470416 Understanding the Structural Differences Between Psychrophilic and Thermophilic Enzymes: A Molecular Dynamics Study

Thursday, November 17, 2016: 8:45 AM
Yosemite C (Hilton San Francisco Union Square)
Siva Dasetty1, Weigao Wang2, Sapna Sarupria1 and Mark A. Blenner3, (1)Department of Chemical and Biomolecular Engineering, Clemson University, Clemson, SC, (2)Chemical and Biomolecular Engineering, Clemson University, Clemson, SC, (3)Chemical & Biomolecular Engineering, Clemson University, Clemson, SC

Industrial use of enzymes has grown at a tremendous rate. The global market for industrial enzymes is predicted to reach $7 billion by 2018. This is not surprising, given enzymatic catalysis results in high yields, low cost and is environmentally friendly compared to many conventional chemical catalysts. A wide range of industrial markets, such as food industry, textile industry, pharmaceuticals, deployable biosensors and production of biofuels are exploring enzymatic catalysis. These diverse markets demand more robust enzymes which can tolerate environments ranging from low to high temperatures. However, most enzymes are inactive and denature at such extreme conditions.

Extremophile proteins – that include thermophilic and psychrophilic proteins are being investigated as enzymes for extreme temperatures. Thermophilic and psychrophilic proteins refer to enzymes that are active at high and low temperatures respectively but not at ambient temperatures. Thermophilic enzymes are more stable at high temperatures while psychrophilic enzymes tend to have shorter lifetimes and tend to be less stable at ambient temperatures. The underlying reasons for the differences in the range of the temperatures that these enzymes are active is not yet understood. Studies have suggested that the active site flexibility of psychrophilic enzymes provides their high activity at low temperatures. In contrast, the loss of flexibility helps thermophilic enzymes retain stability at high temperatures. We test this hypothesis through large-scale all-atom molecular dynamics (MD) simulations. Specifically, we perform simulations of G. thermocatenulatus (GTL) – a thermophilic enzyme and P. lipolyticum (M37L) – a psychrophilic enzyme in a range of temperatures. We investigate the differences in the global and local flexibility, specifically near the active site in both enzymes. In our talk, we will present these results and comment on their implications for designing enzymes with a broader range of stability and activity.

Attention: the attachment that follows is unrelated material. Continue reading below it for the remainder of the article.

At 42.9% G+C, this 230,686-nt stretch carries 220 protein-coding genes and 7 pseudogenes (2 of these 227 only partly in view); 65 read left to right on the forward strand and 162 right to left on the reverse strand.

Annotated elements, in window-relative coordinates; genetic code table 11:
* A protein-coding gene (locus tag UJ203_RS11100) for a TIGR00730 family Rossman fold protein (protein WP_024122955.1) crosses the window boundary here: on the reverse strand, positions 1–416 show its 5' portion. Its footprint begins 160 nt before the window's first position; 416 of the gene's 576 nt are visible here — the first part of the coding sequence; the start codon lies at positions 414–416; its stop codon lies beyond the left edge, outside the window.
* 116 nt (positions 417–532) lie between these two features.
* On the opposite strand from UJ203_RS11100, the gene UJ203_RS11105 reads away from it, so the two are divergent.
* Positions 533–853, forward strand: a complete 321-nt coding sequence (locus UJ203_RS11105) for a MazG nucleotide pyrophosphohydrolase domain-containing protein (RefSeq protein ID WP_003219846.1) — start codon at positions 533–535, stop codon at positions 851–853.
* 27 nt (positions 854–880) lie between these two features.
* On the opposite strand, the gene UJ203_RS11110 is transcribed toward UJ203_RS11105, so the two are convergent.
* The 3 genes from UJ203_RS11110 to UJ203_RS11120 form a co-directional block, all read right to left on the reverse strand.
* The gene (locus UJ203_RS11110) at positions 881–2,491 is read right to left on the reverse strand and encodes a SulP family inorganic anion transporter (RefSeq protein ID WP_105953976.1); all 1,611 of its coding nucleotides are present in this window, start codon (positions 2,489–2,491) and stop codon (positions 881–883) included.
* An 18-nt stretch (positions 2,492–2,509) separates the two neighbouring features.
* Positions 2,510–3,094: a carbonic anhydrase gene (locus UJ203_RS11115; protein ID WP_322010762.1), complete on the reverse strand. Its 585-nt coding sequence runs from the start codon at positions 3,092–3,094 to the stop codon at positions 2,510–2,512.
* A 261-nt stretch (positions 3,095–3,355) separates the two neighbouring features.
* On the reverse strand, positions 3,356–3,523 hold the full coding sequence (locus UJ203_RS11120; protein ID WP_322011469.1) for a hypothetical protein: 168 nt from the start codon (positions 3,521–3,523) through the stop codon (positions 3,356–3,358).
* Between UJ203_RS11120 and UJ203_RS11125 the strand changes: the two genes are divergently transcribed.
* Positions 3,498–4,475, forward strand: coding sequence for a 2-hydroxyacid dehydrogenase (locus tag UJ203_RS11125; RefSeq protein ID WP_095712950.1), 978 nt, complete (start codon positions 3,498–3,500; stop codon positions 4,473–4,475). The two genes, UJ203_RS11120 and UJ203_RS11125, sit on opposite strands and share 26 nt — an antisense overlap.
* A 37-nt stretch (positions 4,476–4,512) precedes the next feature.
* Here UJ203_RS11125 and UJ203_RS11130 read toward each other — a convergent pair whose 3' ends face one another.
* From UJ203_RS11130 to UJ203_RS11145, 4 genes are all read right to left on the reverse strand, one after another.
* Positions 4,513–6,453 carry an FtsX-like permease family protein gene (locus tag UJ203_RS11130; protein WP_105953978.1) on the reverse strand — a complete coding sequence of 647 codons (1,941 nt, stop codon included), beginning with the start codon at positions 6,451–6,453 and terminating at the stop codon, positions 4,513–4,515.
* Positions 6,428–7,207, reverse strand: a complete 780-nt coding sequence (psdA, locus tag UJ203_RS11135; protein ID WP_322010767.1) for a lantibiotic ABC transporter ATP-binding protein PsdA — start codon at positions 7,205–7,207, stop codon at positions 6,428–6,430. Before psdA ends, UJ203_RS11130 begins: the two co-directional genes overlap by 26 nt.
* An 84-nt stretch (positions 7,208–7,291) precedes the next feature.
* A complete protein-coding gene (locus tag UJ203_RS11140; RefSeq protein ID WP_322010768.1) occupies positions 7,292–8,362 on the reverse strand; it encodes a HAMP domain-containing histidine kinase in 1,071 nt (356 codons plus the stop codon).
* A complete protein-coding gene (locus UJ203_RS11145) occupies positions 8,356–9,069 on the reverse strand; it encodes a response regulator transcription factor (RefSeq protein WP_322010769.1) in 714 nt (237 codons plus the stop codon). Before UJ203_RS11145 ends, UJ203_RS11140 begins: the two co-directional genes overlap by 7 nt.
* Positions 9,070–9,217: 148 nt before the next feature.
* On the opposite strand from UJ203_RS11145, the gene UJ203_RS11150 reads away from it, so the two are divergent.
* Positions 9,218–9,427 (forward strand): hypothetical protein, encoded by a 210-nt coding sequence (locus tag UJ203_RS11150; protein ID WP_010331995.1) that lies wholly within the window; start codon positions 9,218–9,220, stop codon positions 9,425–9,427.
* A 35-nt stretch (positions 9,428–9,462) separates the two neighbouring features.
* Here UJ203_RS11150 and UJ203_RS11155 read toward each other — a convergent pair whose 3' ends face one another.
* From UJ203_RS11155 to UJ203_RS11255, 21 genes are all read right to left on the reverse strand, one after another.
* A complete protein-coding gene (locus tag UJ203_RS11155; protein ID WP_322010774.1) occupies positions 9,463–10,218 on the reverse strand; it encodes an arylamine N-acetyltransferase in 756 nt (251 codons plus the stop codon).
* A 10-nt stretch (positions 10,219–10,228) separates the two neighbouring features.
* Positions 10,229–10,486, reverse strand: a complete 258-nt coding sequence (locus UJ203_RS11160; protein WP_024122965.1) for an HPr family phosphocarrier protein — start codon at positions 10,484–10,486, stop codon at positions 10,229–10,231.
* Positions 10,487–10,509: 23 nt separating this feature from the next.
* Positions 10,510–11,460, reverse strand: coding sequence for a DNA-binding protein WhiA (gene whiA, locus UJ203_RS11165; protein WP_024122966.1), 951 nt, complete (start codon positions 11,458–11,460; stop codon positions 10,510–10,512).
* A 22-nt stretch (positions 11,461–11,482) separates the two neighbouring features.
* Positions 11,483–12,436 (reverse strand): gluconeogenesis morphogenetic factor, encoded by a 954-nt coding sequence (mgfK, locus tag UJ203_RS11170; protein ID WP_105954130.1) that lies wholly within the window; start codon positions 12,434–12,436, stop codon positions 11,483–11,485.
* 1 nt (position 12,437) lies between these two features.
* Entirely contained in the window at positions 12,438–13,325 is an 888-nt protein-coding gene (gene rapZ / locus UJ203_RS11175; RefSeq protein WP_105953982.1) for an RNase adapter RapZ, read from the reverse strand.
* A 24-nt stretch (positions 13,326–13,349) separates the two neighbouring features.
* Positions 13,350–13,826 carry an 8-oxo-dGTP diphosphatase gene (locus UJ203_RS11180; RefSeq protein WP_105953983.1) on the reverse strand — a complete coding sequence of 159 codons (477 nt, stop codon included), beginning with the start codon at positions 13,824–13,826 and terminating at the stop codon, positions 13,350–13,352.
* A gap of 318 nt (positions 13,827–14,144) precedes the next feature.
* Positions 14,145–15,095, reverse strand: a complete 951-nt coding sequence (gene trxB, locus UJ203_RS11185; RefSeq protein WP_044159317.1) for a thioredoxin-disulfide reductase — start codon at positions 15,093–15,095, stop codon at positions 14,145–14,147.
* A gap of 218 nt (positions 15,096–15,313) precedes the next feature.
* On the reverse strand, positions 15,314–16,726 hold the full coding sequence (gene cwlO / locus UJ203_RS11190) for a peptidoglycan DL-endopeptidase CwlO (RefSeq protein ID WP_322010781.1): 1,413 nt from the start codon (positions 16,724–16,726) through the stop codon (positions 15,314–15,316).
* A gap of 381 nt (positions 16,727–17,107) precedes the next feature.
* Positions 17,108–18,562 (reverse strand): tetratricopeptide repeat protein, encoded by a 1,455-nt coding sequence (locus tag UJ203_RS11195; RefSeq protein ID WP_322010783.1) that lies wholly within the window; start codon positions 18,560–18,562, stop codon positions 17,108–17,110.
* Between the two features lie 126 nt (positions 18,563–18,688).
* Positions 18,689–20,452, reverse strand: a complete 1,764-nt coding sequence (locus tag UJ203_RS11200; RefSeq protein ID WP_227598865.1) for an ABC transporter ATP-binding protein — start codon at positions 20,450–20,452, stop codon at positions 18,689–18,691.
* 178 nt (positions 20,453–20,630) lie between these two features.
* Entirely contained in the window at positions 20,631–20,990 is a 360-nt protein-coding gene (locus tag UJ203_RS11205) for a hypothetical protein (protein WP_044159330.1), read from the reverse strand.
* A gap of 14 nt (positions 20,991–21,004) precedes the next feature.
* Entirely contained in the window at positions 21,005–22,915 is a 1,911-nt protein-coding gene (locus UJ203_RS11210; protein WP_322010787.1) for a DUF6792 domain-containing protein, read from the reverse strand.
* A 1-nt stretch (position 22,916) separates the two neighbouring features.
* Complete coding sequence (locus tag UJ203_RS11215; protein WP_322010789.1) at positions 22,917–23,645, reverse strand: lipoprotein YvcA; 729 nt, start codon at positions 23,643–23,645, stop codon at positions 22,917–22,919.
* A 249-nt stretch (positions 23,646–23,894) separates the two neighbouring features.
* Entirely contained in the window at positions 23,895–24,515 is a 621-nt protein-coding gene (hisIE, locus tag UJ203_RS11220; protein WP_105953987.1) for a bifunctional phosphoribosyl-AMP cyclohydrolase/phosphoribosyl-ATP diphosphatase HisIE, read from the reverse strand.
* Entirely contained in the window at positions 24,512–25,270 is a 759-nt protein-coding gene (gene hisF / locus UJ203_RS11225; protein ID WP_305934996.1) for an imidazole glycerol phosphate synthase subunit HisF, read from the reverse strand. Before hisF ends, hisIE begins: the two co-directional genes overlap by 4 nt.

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See more of this Session: Thermodynamics of Biomolecular Folding and Assembly
See more of this Group/Topical: Engineering Sciences and Fundamentals